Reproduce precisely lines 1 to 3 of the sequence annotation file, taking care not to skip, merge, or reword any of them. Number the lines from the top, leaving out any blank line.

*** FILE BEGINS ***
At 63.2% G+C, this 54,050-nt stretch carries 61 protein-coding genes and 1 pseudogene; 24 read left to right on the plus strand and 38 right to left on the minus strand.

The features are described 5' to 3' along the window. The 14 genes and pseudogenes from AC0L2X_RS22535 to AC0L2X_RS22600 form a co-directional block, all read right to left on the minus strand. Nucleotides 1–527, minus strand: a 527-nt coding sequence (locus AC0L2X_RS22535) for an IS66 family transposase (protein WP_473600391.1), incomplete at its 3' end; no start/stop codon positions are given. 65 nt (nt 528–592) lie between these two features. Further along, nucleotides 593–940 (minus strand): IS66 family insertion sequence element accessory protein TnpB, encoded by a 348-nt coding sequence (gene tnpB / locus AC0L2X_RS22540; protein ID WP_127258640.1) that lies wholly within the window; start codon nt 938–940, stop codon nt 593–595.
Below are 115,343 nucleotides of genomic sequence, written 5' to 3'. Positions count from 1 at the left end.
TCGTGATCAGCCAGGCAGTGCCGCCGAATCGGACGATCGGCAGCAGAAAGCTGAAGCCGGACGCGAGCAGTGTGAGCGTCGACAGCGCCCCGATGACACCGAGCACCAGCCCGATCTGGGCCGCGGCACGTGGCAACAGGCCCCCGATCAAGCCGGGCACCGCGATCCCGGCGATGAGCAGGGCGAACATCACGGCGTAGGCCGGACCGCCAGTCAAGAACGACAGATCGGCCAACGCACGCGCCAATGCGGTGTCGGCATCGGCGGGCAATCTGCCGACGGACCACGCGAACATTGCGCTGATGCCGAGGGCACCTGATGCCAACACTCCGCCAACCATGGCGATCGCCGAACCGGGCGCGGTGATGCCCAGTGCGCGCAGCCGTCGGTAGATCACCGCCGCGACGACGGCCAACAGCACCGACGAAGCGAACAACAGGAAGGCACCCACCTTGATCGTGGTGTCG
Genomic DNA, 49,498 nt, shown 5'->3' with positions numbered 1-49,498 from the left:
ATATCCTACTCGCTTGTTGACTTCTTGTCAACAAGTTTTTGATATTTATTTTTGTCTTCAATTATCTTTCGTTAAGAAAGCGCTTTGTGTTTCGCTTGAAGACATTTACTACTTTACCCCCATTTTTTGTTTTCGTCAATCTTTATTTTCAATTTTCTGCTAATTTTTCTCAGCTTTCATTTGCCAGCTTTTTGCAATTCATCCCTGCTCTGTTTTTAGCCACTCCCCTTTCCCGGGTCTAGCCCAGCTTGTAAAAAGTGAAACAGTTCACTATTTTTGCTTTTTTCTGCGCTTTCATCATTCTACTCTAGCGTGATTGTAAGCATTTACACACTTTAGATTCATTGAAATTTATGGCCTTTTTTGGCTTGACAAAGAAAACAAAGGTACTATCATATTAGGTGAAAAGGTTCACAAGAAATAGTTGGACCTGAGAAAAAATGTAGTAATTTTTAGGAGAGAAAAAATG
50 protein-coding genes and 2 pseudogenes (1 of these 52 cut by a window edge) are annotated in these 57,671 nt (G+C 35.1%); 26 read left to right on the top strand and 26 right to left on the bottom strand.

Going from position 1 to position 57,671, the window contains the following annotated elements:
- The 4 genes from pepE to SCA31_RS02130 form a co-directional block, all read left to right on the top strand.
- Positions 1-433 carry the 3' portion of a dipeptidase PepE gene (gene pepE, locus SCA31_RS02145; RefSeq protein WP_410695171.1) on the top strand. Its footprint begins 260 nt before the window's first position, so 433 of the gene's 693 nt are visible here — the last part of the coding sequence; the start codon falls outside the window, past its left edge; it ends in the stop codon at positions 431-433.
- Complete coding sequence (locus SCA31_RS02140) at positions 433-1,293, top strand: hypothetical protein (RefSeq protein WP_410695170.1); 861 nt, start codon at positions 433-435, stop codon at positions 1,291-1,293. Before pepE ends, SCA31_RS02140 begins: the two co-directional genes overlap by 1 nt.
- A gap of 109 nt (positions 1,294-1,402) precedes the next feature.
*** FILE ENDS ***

At 63.2% G+C, this 54,050-nt stretch carries 61 protein-coding genes and 1 pseudogene; 24 read left to right on the plus strand and 38 right to left on the minus strand.

The features are described 5' to 3' along the window. The 14 genes and pseudogenes from AC0L2X_RS22535 to AC0L2X_RS22600 form a co-directional block, all read right to left on the minus strand. Nucleotides 1–527, minus strand: a 527-nt coding sequence (locus AC0L2X_RS22535) for an IS66 family transposase (protein WP_473600391.1), incomplete at its 3' end; no start/stop codon positions are given. 65 nt (nt 528–592) lie between these two features. Further along, nucleotides 593–940 (minus strand): IS66 family insertion sequence element accessory protein TnpB, encoded by a 348-nt coding sequence (gene tnpB / locus AC0L2X_RS22540; protein ID WP_127258640.1) that lies wholly within the window; start codon nt 938–940, stop codon nt 593–595.
Below are 115,343 nucleotides of genomic sequence, written 5' to 3'. Positions count from 1 at the left end.